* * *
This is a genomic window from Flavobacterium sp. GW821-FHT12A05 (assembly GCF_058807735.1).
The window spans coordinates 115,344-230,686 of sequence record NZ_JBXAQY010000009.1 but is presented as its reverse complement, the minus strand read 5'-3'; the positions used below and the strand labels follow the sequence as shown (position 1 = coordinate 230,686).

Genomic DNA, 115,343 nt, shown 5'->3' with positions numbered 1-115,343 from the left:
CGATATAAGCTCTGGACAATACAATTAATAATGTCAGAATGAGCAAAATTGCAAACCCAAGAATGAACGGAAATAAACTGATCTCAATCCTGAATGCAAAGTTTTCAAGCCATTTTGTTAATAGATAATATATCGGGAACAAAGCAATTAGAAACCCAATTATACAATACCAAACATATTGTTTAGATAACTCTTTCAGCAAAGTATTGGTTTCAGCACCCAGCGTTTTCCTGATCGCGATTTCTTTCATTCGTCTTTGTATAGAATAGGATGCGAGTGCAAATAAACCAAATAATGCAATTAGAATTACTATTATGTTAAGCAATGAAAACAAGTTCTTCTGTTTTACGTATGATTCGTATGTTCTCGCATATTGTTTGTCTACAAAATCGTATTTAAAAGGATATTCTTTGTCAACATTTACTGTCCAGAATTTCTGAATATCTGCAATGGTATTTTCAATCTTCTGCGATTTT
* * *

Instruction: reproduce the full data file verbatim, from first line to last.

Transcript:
This is a genomic window from Flavobacterium sp. GW821-FHT12A05 (assembly GCF_058807735.1).
The window spans coordinates 115,344-230,686 of sequence record NZ_JBXAQY010000009.1 but is presented as its reverse complement, the minus strand read 5'-3'; the positions used below and the strand labels follow the sequence as shown (position 1 = coordinate 230,686).

Genomic DNA, 115,343 nt, shown 5'->3' with positions numbered 1-115,343 from the left:
CGATATAAGCTCTGGACAATACAATTAATAATGTCAGAATGAGCAAAATTGCAAACCCAAGAATGAACGGAAATAAACTGATCTCAATCCTGAATGCAAAGTTTTCAAGCCATTTTGTTAATAGATAATATATCGGGAACAAAGCAATTAGAAACCCAATTATACAATACCAAACATATTGTTTAGATAACTCTTTCAGCAAAGTATTGGTTTCAGCACCCAGCGTTTTCCTGATCGCGATTTCTTTCATTCGTCTTTGTATAGAATAGGATGCGAGTGCAAATAAACCAAATAATGCAATTAGAATTACTATTATGTTAAGCAATGAAAACAAGTTCTTCTGTTTTACGTATGATTCGTATGTTCTCGCATATTGTTTGTCTACAAAATCGTATTTAAAAGGATATTCTTTGTCAACATTTACTGTCCAGAATTTCTGAATATCTGCAATGGTATTTTCAATCTTCTGCGATTTT